With goals at a premium at the weekend, the quality of the rearguard stands Chelsea in good stead reckons columnist and club legend Pat Nevin…
It only takes a second to score a goal and it doesn’t matter who scores it in the end. Trying to figure out who to give our last-gasp winner to live on the BBC commentary on Saturday wasn’t an easy task. I eventually plumped for Frank Lampard, but as I say it doesn’t really matter, JT or Lamps – it can’t be an OG by Howard as the ball was on its way in before it was redirected by him. We were all just hugely relieved that justice had been done.
For all the hard work in the second half by the Toffees, Chelsea were the only team likely to score and the sympathy was only for the Everton defenders who had been magnificent throughout. It really is a toss-up in the Premier League to decide who has the best defensive unit, but it is only a toss-up between Everton and Chelsea.
Most matches that are 0-0 after 90 minutes (if not 92!) can be an incredible let down, but there was so much to admire in the work of both backlines. Distin was brilliant, while Coleman, Jagielka and Baines were not far behind.
Even so it would be unfair to suggest that our four were not at least as good or indeed better. Jose waxed Lyrical about Cesar Azpilicueta who had yet another faultless display, JT was the reason why we won in the end and Branislav Ivanovic stopped Everton marauding down that side of the pitch, usually their most lethal weapon, with Baines and Pienaar’s attacking skills denied for almost the entire second 45 minutes.
Having said all that I think Gary Cahill looked the best of the bunch on the day. There was only one word for him and it was imperious. His tackling and use of the ball was superb but it was his reading of the play that marked him out for me as just topping the bill against very stiff opposition.
This ability to snuff out teams going forward is of course classic Jose Mourinho and it is without doubt one of the most important things to instil in a team if they are going to have any pretensions of going into the final stages of the Champions League. The 1-0 win at Man City in the League was generally accepted as a master class in the art of playing away from home, and that quality will have to be revisited when we turn up in Istanbul on Wednesday.
Before the game I was disappointed to see David Luiz emerge from some rehab work in the Chelsea Club behind the Matthew Harding Stand. My daughter had a different reaction and did well not to swoon onto the floor as he entered the room. I however was more mundanely preoccupied, thinking only that his presence would be a huge plus if he is fit in time for Galatasaray. With Nemanja Matic unavailable, his power and physical presence in that midfield along with his European experience could make all the difference. Happily he travelled over so fingers crossed.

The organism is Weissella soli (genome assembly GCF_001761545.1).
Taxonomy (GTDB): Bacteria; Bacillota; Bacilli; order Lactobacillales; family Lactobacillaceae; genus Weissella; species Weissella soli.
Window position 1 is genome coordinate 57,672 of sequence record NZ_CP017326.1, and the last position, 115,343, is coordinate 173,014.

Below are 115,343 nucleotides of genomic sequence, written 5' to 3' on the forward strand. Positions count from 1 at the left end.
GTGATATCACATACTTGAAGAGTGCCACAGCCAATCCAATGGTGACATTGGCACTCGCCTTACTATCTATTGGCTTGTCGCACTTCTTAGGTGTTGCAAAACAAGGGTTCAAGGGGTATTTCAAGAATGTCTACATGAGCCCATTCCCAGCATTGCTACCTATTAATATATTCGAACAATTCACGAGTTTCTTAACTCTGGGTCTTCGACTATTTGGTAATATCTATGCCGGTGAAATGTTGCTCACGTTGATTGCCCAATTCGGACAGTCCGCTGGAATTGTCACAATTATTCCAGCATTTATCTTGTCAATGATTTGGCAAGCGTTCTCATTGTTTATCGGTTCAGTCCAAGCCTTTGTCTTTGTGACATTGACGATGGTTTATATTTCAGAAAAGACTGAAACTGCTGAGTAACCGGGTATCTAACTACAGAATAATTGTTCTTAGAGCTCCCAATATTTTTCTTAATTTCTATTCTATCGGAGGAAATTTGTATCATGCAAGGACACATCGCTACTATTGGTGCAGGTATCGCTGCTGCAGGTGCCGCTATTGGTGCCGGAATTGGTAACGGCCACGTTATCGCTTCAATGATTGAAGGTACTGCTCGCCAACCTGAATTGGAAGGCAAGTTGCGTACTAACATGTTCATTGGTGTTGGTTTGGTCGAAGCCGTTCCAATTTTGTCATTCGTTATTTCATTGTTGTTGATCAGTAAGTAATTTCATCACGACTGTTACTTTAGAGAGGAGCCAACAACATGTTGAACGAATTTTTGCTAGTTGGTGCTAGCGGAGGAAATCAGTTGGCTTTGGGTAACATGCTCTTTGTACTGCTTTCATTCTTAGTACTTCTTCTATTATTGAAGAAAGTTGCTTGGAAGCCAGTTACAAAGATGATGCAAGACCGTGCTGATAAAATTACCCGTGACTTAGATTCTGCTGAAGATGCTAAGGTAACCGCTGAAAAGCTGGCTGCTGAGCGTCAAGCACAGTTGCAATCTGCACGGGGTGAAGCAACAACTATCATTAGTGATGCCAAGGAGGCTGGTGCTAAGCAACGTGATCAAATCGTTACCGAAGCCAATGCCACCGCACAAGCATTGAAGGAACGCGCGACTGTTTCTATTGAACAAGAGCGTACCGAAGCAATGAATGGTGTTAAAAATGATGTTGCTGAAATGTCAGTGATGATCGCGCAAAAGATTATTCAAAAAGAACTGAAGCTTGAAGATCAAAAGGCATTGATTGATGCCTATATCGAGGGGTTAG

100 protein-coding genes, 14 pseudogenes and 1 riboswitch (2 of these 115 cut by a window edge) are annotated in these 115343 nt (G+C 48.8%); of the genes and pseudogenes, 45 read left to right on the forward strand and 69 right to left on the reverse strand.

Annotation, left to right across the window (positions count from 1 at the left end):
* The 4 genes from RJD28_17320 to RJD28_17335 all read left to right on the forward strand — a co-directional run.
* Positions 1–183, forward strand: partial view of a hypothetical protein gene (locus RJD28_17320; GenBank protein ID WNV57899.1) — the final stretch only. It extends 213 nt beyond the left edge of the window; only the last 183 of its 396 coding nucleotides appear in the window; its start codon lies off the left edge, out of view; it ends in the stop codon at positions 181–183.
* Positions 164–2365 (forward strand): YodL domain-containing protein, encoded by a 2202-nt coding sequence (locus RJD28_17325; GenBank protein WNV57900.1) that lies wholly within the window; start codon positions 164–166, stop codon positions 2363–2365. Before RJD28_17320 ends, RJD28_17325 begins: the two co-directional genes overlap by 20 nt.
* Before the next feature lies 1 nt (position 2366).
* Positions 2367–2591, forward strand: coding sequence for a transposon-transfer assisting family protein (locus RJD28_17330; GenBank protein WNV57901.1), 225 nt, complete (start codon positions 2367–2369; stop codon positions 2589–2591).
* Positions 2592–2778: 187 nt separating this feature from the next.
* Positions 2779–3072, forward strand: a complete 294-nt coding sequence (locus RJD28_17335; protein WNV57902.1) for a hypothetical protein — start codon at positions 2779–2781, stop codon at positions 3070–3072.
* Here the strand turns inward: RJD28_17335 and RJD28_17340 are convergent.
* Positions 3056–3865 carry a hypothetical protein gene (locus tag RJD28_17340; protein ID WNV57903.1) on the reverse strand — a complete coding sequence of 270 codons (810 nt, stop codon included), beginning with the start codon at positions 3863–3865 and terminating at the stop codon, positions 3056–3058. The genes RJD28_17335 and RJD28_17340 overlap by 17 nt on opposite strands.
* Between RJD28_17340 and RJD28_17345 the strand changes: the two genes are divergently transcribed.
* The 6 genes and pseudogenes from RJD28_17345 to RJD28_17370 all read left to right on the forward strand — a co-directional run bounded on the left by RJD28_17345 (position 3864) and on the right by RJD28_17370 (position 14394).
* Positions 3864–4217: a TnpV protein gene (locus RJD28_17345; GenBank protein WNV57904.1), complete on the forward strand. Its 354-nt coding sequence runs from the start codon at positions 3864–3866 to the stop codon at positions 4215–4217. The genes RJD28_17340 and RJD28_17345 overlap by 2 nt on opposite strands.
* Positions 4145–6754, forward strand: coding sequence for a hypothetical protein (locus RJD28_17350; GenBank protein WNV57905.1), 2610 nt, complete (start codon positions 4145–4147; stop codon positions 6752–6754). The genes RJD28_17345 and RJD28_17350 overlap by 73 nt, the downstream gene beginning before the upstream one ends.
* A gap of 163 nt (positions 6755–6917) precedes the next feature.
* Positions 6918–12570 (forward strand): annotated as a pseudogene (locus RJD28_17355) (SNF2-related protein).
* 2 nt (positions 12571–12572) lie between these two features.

David Luiz’s aerial prowess is also important, because even though we have JT, Ivanovic and Cahill, apparently they have some bloke up front who is pretty strong and damned good in the air. Didier Drogba will be giving his all in this one of course and there is little or no argument that he represents the dictionary definition of a big-game player, and this is certainly the biggest game he has had for a while. On our side, I reckon we have a fair idea on the coaching staff and on the pitch just what he is good at and where any of those hidden weaknesses are.
It is however also important not to ignore the other qualities in the Gala team. Wesley Sneijder is still a top-class player when he puts his mind to it, which he regularly does at home, but it is the quality given by Burak Yilmaz and Umut Bulut that is of just as much concern, both are exceptionally dangerous attacking players. With an incredibly noisy crowd who will be pumped up beyond belief and singing their hearts out six hours before a ball has been kicked, this is no easy task even if they did just sneak through to this stage in the strangest circumstances.
It is a bit of a cliché with Turkish sides that you never quite know what you are going to get but the group stages bore this out. The aggregate score against the mighty Juventus was 3-2 for Gala. On the other hand against Real Madrid it was 10-2 against, including a 6-1 destruction at their own Turk Telekom Arena. I played at the old stadium against them for Everton many years ago and the noise was just ridiculously loud. The new arena is bigger and more enclosed and I suspect even louder, but it is actually hard to imagine how it could be.
Every intimidation tactic will be utilised but it will be of no use against players as experienced as ours. In fact I suspect it will lift our lads who love these big occasions. Right now, quieting them and getting a well-organised technical match plan in place looks like the best ploy. A low-scoring draw would be fantastic for me, but the important thing is to give little away. You can lose the tie in an away first leg but you very rarely win it there. Another top-class defensive display to add to the many already this season and we could be well on our way to the next round.
Last week I asked if you could tell me the name of any past or present Chelsea player who has played for El Mokawloon? It was of course new boy Mohamed Salah. It was so easy some of you thought it must be a trick question, now come on, would I do that? Anyway from the many, many hundreds of correct answers the lucky winner randomly chosen by my now fully recovered glamorous assistant was Bamidele Abdullateef, one of the vast number of fervent supporters we have in Nigeria and in his case Lagos.
This week to have a chance of being the lucky winner of a prize signed by one of the players, could you tell me what was Chelsea’s biggest win in a competitive match against a Turkish side? Answers as ever to me at email@example.com
Good luck with that and to the team in this crucial week.